The Government is correct, Ferguson offers no independent analysis of how a Rule 12 dismissal applies to this case and this failure effectively waives this argument. See M.G. Skinner & Assocs. Ins. Agency, Inc. v. Norman-Spencer Agency, Inc., 845 F.3d 313, 321 (7th Cir. 2017) ("Perfunctory and undeveloped arguments are waived, as are arguments unsupported by legal authority."); Puffer v. Allstate Ins. Co., 675 F.3d 709, 718 (7th Cir. 2012) ("[I]t is the parties' responsibility to allege facts and indicate their relevance under the correct legal standard.") (internal quotation marks omitted).
Moreover, dismissal is not warranted on the merits. Neither the fact that different officers conducted the stop or that they did not disclose how they determined that he was speeding, or why they waited a half mile before pulling him over, are sufficient arguments to challenge the validity of the traffic stop. Ferguson does not dispute the statements attributed to him in the probable cause affidavit, including that he openly admitted at the time of the stop and in his jail call conversation that he was speeding, so the method used to detect his speed is irrelevant. Here, Ferguson admitted that "somebody was going slow in front of me so I jumped around them and ended up getting up to 55" in a 35 mile per hour zone. (Dkt. 108 at 8.) Since speeding is a traffic violation, any officer who reasonably believed that Ferguson was speeding has established probable cause to support the traffic stop. As such, Ferguson's probable cause challenge is meritless.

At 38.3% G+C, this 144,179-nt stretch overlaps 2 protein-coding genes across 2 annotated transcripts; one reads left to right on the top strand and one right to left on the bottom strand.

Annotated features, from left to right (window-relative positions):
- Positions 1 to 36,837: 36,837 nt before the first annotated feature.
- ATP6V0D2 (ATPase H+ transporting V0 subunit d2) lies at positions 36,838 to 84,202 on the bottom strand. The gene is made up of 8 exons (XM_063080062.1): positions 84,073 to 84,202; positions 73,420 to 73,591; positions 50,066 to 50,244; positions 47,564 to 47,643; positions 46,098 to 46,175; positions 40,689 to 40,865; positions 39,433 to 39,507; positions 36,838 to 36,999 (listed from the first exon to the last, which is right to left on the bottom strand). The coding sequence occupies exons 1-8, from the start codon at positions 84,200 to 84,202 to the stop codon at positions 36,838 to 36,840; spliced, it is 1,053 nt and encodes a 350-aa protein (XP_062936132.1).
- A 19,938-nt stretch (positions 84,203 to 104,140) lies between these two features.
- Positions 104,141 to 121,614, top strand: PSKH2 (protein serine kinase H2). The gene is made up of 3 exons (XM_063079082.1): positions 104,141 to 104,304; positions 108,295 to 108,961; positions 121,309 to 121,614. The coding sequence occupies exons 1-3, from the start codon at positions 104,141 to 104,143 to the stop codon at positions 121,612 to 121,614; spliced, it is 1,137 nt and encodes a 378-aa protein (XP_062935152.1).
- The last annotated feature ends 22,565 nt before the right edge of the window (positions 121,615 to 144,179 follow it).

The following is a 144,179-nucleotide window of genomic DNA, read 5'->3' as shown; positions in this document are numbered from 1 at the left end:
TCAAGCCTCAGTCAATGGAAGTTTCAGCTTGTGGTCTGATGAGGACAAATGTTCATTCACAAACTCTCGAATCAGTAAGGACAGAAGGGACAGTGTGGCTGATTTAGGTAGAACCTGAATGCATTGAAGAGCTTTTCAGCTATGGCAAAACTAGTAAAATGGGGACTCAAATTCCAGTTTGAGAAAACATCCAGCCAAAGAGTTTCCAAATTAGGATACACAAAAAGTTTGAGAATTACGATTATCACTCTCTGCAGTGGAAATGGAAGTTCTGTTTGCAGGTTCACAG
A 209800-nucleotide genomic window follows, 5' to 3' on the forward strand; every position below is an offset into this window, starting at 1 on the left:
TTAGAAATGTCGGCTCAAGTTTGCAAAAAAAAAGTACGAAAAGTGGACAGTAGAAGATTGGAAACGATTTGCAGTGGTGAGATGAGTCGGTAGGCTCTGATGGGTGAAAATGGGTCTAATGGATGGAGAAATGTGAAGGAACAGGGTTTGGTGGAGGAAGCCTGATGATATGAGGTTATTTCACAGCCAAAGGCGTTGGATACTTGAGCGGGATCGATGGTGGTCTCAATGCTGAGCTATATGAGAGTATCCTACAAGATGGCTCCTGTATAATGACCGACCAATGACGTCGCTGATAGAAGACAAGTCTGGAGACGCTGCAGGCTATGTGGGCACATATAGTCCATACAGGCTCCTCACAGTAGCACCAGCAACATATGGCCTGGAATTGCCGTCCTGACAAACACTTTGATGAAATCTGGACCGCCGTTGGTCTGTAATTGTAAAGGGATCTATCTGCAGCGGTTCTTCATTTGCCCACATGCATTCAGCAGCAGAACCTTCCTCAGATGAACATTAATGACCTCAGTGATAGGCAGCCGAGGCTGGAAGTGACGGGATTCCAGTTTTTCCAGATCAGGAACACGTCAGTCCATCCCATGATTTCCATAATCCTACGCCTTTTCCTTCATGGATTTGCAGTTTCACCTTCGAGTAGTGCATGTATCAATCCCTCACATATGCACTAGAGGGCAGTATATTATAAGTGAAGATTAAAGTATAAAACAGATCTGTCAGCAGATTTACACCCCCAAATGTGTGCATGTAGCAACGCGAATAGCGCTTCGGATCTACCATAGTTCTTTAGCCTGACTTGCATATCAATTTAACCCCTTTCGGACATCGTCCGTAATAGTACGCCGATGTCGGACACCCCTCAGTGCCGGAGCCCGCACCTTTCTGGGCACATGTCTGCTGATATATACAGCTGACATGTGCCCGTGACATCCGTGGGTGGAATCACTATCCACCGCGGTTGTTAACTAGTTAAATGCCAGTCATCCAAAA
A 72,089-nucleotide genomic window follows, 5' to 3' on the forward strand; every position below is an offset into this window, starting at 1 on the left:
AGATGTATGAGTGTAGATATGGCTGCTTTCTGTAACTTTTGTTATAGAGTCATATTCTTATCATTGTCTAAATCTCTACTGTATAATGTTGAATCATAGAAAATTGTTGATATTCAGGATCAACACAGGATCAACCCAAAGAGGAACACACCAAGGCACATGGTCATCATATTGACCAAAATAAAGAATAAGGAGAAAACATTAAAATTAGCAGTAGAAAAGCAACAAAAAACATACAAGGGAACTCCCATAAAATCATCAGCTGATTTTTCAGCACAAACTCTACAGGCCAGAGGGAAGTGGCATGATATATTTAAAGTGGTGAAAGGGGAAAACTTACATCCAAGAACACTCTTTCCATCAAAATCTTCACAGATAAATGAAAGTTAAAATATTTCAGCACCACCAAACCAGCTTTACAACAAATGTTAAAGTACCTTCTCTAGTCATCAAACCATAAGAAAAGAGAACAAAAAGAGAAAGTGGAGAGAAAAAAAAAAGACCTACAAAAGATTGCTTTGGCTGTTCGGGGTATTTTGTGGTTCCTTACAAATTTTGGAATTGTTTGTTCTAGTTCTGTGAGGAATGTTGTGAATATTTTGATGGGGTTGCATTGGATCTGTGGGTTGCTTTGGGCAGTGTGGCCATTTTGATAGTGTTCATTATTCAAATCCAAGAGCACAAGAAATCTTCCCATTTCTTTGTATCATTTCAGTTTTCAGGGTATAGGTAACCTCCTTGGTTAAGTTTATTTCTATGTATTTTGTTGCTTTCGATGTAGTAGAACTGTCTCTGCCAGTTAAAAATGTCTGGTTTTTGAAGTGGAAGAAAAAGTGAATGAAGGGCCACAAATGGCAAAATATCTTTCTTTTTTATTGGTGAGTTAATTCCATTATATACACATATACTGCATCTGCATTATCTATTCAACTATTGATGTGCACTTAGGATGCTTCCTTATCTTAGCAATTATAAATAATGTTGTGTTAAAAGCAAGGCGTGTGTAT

And even if he had not admitted to speeding, Ferguson still does not establish that the officers lacked probable cause in conducting this traffic stop and ultimate search of his vehicle. The United States Supreme Court has found that "[w]hen a police officer reasonably believes that a driver has committed even a minor traffic offense, probable cause supports the stop." U.S. v. Garcia-Garcia, 633 F.3d 608, 612 (7th Cir. 2011) (citing Whren v. United States, 517 U.S. 806, 819 (1996)). Since the traffic stop is supported by probable cause, Ferguson's Motions to Dismiss based on challenges to the probable cause affidavit are